• Get permission. Unsolicited advice is nonconsensual helping. It undermines autonomy and agency.
  • Make sure your feedback is constructive and developmental. Are you sharing something that can help them improve, grow, and learn? Or are you trying to tear them down?
  • It’s OK to give specifics, but don’t dwell on what’s wrong.
  • Build on strengths. Nothing builds confidence more than amplifying a strength.
  • Be curious. You only know your experience, not theirs. They know their experience better than you do, so stay open-minded about what they might be able to contribute.
  • It’s OK to ask curious questions, not leading questions. This isn’t a trial, so avoid questions where you’ve already made up your mind or are trying to trap someone, e.g. “Don’t you think you should have asked me first?” or “What were you thinking?”
  • Above all, frame feedback as a joint process of reconnecting, finding common ground, and problem-solving together.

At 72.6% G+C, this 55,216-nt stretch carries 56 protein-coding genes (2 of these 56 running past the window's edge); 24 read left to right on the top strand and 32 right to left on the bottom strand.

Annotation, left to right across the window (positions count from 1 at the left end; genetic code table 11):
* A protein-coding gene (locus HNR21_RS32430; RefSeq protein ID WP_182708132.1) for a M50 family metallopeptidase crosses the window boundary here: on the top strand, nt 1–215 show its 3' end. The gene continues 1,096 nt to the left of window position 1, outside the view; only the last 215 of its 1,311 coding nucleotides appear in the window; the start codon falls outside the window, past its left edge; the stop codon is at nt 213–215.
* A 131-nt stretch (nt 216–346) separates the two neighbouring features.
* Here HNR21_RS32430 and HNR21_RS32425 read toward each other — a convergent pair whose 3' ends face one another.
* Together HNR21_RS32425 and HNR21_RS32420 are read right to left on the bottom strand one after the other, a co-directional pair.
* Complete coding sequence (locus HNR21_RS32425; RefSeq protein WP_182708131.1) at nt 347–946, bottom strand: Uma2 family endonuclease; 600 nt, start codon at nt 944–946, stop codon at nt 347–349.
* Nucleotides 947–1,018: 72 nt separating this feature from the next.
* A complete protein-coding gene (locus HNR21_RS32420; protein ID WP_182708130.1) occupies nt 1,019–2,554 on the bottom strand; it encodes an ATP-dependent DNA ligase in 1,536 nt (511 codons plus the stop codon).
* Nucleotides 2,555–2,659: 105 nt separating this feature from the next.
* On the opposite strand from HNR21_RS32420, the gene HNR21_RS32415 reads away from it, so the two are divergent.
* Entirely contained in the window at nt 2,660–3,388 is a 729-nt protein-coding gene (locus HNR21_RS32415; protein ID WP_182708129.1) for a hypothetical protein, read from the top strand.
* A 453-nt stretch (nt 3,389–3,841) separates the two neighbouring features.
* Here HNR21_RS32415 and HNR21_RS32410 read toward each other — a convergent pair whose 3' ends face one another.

When giving feedback remember that you are 100% responsible for your thoughts, feelings, and behaviors. No more, no less. And so is the other person. What does this mean?

  • Avoid pointing fingers, blaming, or trying to corner someone, e.g. “You are the reason we keep failing.” Contrary to what you might think, isolating responsibility is the best way to invite defensiveness and undermine ownership.
  • Manage your own feelings. If you aren’t in control of your own anxiety, fear, or uncertainty, you will likely project that onto others.
  • It’s OK to appeal to boundaries, principles, and goals. These are the standards that help ensure excellence and continuous improvement.
  • Avoid threats and ultimatums. Fear may work in the short term, but your employee will be looking for another job if it continues.
  • Make new commitments. What will they do differently going forward? What will you do differently to support their success?